In 2017, two friends, Santosh Paudyal and Pabitra Ratna Shakya shared their problems with each other – ‘lack of quality content for children in Nepali language on YouTube’.
The duo had been friends since they started off their careers in communication – and had even gone beyond to establish a media production house together.
Already working as content creators, they thought; since there is no content, why don’t we create the content ourselves?
Thus came into existence Puku Luku – a commercial interest with a social objective.
Puku Luku has come a long way since its inception – 18 videos, millions of cumulative views, and 134,000 subscribers. Just as recently as July, 2020, they were presented with a Silver Creator Award from YouTube for sailing through the 100,000 subscribers’ milestone.
However, only the team at Puku Luku know the hard work they had, and continue to put to get this far.
“Conceiving an idea is one thing, nurturing it into something valuable is another”, Santosh Paudyal comments as he shares Puku Luku’s arduous journey towards success.
“The channel may say 18 videos, but only our team knows the efforts we have put in there. Creating an animated video is in itself an exhaustive job, couple it with compiling the composition, it takes a massive amount of energy and creativity”, Paudyal says.
“However, it was, and continues to be worth it. With each video, we inch closer towards our vision of creating meaningful content to children in Nepali language”, he adds.
Puku Luku, through its beautifully crafted animated videos has successfully digitised popular Nepali rhymes, songs, fables, and popular folklore – thankfully before it became extinct.
It has been providing Nepali children entertaining content with an informational angle, and that’s where Nepalese Voice’s interest arose.
For Nepalese Voice, a publication primarily catering to the Nepalese Diaspora, the problem of lack of content for children to learn Nepali language is all too familiar. So much so, it is dinner time conversation between Nepali families abroad.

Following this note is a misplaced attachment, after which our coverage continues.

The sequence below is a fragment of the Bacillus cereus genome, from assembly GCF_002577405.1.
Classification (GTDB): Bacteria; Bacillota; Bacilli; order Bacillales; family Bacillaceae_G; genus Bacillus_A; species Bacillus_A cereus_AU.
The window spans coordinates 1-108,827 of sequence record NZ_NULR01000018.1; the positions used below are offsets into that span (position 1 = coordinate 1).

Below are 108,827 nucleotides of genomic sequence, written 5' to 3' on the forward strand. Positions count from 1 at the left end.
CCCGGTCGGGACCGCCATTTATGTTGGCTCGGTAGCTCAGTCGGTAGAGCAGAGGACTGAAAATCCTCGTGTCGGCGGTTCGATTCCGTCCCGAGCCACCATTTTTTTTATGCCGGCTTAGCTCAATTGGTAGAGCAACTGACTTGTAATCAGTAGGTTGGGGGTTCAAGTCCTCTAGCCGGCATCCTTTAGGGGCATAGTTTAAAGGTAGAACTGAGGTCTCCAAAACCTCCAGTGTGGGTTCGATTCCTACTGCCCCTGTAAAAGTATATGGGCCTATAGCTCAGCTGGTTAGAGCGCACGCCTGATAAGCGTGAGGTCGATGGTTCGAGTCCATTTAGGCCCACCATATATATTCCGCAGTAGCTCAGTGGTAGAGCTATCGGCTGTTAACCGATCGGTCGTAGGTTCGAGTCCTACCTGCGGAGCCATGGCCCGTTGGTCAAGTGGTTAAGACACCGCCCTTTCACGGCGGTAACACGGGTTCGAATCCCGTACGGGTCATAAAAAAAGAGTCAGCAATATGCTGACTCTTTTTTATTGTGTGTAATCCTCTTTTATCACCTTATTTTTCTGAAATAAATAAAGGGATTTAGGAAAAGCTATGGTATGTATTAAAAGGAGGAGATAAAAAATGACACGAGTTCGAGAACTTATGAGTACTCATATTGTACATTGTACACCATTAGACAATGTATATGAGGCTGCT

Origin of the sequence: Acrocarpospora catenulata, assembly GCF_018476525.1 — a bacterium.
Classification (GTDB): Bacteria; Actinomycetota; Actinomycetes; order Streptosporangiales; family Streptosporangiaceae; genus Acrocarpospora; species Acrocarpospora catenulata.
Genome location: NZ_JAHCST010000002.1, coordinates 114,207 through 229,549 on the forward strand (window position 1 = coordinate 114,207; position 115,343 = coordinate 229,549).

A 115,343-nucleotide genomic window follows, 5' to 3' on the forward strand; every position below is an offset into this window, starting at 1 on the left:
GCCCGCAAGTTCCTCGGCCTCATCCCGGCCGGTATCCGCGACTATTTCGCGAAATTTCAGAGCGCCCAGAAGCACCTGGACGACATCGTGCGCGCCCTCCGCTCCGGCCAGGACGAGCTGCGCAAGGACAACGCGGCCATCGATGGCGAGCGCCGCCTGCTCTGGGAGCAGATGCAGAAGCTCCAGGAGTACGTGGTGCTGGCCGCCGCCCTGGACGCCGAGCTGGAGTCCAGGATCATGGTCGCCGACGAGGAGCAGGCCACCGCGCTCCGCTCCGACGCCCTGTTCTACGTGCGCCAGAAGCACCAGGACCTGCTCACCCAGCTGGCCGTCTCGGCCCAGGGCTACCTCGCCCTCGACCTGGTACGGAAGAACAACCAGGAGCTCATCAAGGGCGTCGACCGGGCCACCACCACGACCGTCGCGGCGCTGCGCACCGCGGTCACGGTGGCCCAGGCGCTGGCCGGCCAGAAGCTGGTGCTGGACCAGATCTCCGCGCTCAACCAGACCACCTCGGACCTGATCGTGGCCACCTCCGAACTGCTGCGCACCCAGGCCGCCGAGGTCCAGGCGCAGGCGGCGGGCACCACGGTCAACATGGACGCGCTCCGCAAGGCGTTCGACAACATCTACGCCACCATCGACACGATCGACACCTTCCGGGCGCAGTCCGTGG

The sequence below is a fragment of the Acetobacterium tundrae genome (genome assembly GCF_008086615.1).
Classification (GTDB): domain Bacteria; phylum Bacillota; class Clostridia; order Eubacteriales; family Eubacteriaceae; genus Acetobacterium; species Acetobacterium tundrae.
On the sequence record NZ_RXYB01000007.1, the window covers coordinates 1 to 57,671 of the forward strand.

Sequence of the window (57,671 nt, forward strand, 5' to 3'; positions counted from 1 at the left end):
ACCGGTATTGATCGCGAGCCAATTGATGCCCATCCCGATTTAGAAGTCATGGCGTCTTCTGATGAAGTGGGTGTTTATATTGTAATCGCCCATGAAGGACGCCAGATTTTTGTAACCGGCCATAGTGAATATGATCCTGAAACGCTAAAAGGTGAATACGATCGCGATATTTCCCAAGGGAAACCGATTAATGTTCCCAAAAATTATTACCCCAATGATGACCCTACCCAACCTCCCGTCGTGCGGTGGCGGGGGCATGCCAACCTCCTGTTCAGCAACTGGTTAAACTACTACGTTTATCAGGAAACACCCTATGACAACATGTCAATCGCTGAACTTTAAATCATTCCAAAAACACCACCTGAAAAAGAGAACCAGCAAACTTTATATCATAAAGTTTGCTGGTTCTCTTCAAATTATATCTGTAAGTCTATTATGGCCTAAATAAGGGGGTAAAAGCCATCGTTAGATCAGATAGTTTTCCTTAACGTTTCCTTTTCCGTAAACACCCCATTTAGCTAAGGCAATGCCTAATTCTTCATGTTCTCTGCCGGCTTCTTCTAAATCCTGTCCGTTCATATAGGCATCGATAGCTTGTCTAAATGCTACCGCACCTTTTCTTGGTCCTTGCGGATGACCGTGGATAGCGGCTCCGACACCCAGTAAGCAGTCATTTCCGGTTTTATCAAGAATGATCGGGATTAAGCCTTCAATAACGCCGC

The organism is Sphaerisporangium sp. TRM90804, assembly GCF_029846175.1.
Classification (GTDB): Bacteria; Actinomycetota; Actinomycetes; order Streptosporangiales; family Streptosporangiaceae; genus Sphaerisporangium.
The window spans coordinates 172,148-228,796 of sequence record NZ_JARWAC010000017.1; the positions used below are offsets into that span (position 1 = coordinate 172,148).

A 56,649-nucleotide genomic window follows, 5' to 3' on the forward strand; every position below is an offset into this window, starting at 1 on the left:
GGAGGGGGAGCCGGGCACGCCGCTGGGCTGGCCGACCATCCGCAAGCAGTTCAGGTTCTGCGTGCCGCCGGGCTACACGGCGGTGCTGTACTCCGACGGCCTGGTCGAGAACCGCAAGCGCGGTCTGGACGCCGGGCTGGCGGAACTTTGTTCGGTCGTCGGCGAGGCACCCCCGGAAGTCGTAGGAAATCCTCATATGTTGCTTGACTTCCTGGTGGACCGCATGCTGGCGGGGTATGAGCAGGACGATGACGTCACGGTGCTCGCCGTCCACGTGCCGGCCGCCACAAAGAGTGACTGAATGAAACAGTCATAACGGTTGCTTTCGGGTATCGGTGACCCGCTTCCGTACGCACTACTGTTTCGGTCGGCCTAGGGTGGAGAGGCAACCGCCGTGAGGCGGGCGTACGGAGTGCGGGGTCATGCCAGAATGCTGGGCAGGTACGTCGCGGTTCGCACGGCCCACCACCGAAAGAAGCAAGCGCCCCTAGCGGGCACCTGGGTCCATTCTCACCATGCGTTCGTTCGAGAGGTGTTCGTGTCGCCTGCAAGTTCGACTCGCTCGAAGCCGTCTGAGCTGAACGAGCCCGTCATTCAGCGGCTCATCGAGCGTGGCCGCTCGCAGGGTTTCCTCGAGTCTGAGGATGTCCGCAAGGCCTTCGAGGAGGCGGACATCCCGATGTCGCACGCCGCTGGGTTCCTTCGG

I remember listening to two parents share with me how they wish their children spoke more Nepali when I was in Sydney as recently as January, 2020.
I remember publishing articles about several organizations helping second generational children speak Nepali language and learn about Nepali language and tradition.
Therefore, the existence of Puku Luku comes as a boon – in many ways it helps parents solve the language problem.
“Children are like a sponge when it comes to absorbing information; however, the content also has to be engaging. If it isn’t interesting, children will lose interest. Therefore, we have laid emphasis on the quality of our content. We do not want our children to lose attention midway through the video”, Santosh shares.
I have to agree with Santosh – the videos on Puku Luku are at par, and many times better than many other international rhymes.
However, according to Rupen Pradhan, who heads marketing of Puku Luku, “creating such videos consumes considerable resources – financial and physical”.
Puku Luku, which has been sustaining itself with internal resources till date, intends to rope in relevant brands in the future. “Since Puku Luku is targeted at children, we want to keep the channel wholesome. We have to adhere to international policy about the implementation of rules regarding kids’ content. We will eventually open branding and product interaction opportunities, however, will only partner with responsible companies. We want to ensure our content, and our associations’ are absolutely healthy for kids”, Pradhan added.
Approaching the subject of content, according to Santosh, “for many parents, Puku Luku videos also stir nostalgia – for example, Tara Baaji Lai or Myau Myau Biralo are famous rhymes they grew up listening to”.
According to Santosh Paudyal, Puku Luku is a popular channel within Diaspora homes. After Nepal, most of their subscriptions are from the United States, Australia, and the United Kingdom – home to some of the biggest Diaspora population after the Middle-East.
Besides teaching Nepali rhymes or Nepali language, Puku Luku also educates viewers about Nepal’s culture and traditions. For example, Dashain and Tihar festival songs interactively inform children about the significance of the festivals, therefore further appealing to parents.
According to Santosh, Puku Luku, and its team members are excited to develop more content in the future – they have some rhymes lined up, and are looking to publish them soon. To give me a sense of what I can expect, he asked me to name all seasons in Nepali.
I faltered, and sought his assistance.
Smiling, he replied, “Maybe you should wait for the video”.
Well, of course I have already Googled the answer. However, also await the video – to show to my English obsessed niece.